It’s 10 p.m. on a Tuesday night — where are you and what are you doing? If you're in the kitchen, standing in front of an open refrigerator contemplating life and what to snack on before bed, same. I’m a grazer myself, and for some reason, right before bed, the snack attacks are so much worse than during the day. Sometimes I have enough self-control to pull myself away from the junk food drawer, but the times I do give into my cravings, I’m usually indulging in foods that make it hard to sleep, like spoonfuls of mint ice cream or pieces of chocolate. So I guess it’s true what they say: You are what you eat — or, at least, your sleep cycle is.
What you graze on before bed could potentially sabotage your entire night’s rest, and if you think about it, there are a ton of foods that can help you sleep better, and even foods that affect your dreams, so it totally makes sense that what you eat could have the opposite effect on your circadian rhythm (aka your biological clock controlling when you snooze and when you wake). In fact, experts actually warn against eating too close to bedtime at all, because food is fuel that gives you energy, and when it’s time to wind down and clock in some much-needed shut-eye, the last thing you want to do is spike your blood sugar levels and kickstart your digestive system.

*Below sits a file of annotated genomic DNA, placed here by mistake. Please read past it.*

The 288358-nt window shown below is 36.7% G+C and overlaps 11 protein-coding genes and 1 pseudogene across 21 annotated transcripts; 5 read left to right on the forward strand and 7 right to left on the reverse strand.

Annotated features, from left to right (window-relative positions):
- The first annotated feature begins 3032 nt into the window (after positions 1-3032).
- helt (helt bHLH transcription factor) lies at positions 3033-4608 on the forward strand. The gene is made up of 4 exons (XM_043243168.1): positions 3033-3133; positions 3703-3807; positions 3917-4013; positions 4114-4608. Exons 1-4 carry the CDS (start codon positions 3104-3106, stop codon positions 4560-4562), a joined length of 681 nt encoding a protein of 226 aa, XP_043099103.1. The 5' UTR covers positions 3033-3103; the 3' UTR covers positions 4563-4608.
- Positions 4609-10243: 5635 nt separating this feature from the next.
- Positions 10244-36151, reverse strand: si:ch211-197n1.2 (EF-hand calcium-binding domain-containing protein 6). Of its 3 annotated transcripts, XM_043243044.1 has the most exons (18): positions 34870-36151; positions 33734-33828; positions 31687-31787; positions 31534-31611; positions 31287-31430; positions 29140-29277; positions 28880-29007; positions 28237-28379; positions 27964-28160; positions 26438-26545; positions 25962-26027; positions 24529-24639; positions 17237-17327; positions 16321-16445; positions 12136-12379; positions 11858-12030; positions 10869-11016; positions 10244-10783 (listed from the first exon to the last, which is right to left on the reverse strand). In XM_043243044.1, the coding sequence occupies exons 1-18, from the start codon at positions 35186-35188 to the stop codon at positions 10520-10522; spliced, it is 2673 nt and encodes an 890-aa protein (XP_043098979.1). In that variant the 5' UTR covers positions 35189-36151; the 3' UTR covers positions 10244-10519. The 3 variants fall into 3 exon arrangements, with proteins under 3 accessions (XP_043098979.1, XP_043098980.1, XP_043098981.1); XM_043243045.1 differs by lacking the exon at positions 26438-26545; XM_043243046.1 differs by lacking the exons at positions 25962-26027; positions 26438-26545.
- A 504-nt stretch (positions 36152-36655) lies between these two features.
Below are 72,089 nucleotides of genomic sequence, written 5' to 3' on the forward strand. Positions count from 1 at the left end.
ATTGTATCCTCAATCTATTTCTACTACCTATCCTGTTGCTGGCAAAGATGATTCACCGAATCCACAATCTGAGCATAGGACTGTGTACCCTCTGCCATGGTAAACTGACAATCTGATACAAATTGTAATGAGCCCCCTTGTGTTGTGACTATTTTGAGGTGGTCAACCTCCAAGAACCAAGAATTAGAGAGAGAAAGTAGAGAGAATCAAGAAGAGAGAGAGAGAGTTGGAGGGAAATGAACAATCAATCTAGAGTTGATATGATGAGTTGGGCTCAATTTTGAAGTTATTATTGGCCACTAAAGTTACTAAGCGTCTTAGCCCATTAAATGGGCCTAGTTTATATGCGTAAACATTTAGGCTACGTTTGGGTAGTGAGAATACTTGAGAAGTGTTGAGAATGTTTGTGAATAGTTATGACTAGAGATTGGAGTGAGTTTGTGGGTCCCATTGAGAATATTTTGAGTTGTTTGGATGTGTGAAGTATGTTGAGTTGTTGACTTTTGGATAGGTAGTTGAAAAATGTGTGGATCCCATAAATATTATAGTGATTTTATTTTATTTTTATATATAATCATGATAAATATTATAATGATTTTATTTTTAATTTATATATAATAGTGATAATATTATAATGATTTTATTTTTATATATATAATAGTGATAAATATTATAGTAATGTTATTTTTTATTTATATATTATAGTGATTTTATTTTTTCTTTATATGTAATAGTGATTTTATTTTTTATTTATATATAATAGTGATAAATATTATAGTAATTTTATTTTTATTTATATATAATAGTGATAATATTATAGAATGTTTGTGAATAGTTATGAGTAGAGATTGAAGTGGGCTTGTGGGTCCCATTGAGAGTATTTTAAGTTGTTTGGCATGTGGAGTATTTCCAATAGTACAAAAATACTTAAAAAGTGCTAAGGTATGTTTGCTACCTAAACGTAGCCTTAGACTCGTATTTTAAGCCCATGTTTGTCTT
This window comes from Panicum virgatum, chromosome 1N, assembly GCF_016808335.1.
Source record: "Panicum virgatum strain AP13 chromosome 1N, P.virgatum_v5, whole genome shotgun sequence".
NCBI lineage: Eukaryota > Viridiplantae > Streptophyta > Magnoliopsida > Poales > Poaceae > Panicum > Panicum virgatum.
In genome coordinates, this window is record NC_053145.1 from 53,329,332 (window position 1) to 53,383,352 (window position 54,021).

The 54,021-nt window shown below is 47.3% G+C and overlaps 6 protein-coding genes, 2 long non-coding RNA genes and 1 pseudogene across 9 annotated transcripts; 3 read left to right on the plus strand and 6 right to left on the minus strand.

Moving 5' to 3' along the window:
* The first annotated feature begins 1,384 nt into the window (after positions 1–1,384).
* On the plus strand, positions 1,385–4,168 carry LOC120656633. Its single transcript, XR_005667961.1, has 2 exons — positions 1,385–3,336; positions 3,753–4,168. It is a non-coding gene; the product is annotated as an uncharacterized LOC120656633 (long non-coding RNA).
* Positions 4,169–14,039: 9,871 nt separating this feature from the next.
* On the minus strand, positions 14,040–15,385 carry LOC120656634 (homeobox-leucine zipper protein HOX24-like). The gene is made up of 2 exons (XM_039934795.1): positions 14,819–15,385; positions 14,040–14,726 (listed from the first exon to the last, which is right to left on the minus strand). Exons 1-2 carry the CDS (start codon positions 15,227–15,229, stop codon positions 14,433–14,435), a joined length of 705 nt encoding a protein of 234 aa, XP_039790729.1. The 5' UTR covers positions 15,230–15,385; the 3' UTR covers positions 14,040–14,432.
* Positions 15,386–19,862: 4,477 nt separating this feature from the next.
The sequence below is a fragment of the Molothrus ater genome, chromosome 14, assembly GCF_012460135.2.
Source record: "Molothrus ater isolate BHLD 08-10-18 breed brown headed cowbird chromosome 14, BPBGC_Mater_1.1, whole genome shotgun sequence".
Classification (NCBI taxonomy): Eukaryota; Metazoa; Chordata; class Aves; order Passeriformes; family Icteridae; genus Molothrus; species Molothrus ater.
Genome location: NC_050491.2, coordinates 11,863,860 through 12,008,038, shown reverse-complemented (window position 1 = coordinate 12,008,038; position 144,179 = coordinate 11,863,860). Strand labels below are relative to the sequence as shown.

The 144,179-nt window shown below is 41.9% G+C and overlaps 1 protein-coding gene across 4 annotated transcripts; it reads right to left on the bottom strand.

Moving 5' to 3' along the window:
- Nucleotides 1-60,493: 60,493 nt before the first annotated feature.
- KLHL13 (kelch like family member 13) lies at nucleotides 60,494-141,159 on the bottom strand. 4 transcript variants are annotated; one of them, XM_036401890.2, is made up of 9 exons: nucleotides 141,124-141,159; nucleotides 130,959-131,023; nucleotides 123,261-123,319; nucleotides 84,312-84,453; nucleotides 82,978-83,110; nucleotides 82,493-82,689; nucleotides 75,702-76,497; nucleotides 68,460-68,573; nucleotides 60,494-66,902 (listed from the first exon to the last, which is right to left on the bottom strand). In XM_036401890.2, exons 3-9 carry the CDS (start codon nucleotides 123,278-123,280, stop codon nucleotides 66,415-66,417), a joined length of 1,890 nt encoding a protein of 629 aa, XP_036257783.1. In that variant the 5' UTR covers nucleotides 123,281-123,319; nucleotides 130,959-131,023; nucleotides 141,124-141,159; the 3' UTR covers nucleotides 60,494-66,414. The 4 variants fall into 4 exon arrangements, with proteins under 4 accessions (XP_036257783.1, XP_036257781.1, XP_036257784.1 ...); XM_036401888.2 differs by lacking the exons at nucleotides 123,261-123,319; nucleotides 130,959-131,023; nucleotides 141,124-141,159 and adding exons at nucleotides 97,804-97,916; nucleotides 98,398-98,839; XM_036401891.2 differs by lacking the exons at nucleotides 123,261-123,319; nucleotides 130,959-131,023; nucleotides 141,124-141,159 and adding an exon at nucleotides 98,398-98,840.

Still, sometimes you’re just flat-out hungry and need to nibble on a little something to curb a ravenous midnight craving. That’s totally fine — you should always listen to your body’s hunger cues — but when it comes to sleep quality, what you eat matters just as much as when you eat, so what’s off-limits? Here are a few food groups to avoid at night.